“Exposure is really the best thing you know,” Williams said. “I just want people to know that once you expose something like this, maybe we can get something done about having a very, very elevated administrative cost.”

After all, $4,000 is a lot of money, but it could still be worse.

“That's just my bill, my wife's bill is 7,000 dollars,” Williams said.

Williams said Tex-Tag cleared his wife’s account because of the same problem.

© 2010 My Fox Austin:

To search TTC News Archives click HERE

To view the Trans-Texas Corridor Blog click HERE


Lobbyists continue push for expansion of highly leveraged toll roads in Austin

Austin chamber urging CAMPO to cut restriction on toll revenue use


by Jacob Dirr
Austin Business Journal
Copyright 2010

The Capital Area Metropolitan Planning Organization 2035 Plan, which lays out strategy for regional transportation spending for the next 25 years, is catalyzing the business community over concerns about how and where toll road profits can be spent in Central Texas.

The 2035 plan, which is scheduled for a vote May 24, is important because items not included in it are excluded from any regional transportation projects that use billions of expected federal and state money.

As the plan stands now, money from toll roads left over after operations, maintenance and debt payment can only be used within one mile of the road or in ZIP codes where 10 percent or more of peak morning toll road drivers live.

The Austin Chamber of Commerce thinks that is bad business, however, and is launching a lobbying effort to delete the rule.

The goal is to be able to use the money as a financing tool to build projects such as a managed lane on MoPac Expressway, Chamber Vice President Beth Ann Ray said.

Such lanes, which are popular on the West Coast, charge drivers a fee based on current traffic congestion. They enable motorists to zoom by slower traffic, charging a higher fee during rush hour and a lower fee when traffic is low.

Both the chamber and the Alliance for Public Transit have expressed support for a managed lane on MoPac.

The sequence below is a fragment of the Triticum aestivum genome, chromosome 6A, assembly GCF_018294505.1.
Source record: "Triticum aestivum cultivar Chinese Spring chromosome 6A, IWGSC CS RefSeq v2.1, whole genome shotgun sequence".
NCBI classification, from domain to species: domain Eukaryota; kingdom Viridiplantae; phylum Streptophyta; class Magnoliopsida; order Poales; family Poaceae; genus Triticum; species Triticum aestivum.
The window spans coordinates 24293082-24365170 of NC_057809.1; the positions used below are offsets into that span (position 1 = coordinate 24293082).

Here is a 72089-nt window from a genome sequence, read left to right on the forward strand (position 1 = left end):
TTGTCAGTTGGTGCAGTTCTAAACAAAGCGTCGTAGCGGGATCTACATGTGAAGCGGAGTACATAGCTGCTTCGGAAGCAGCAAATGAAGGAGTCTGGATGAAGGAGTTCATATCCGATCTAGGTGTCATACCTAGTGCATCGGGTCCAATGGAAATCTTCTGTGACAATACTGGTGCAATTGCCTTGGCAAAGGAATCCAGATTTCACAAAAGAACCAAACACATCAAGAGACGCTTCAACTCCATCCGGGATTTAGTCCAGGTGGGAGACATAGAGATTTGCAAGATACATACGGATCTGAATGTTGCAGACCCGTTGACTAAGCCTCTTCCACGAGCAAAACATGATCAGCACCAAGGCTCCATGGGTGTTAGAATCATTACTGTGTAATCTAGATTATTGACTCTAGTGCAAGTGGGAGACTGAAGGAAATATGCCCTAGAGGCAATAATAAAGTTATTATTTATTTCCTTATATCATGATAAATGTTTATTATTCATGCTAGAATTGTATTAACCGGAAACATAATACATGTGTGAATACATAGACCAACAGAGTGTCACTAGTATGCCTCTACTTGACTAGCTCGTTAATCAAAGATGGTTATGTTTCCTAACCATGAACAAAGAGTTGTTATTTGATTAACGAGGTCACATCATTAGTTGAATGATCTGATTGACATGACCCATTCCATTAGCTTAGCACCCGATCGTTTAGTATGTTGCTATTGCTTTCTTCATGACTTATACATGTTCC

The chamber is also supporting the proposed Texas 45 Southwest toll road, which would connect MoPac and FM 1626. After years of planning, some CAMPO board members are thinking about deleting the road from the 2035 plan. Travis County Commissioners voted recently to push for its deletion from CAMPO’s plan.

It’s long been known that the region needs to improve mobility on its highways, but funds are short.

As sources of roadway construction funding continue to dwindle, it would be foolish to rule out sources like toll road revenue, said Patrick Flynn, president of Austin-based Flynn Construction. Flynn serves on the chamber’s Regional Infrastructure & Development Committee.

Flynn said the money would free another $50 million of loans by providing a means of debt repayment that can be used to build a managed lane on MoPac.

Even if the rule limiting where toll road revenue can be spent is kept in the 2035 plan, toll roads could still finance a managed lane on the highway.

A subcommittee of CAMPO board members voted on April 24 in favor of a finance plan system that includes the area toll roads and a future managed lane on MoPac.

The proposal is workable for both the Central Texas Regional Mobility Authority, which manages the toll roads, and the Texas Department of Transportation, said Joe Cantalupo, CAMPO staff director.

© 2010 Austin Business Journals:

To search TTC News Archives click HERE

To view the Trans-Texas Corridor Blog click HERE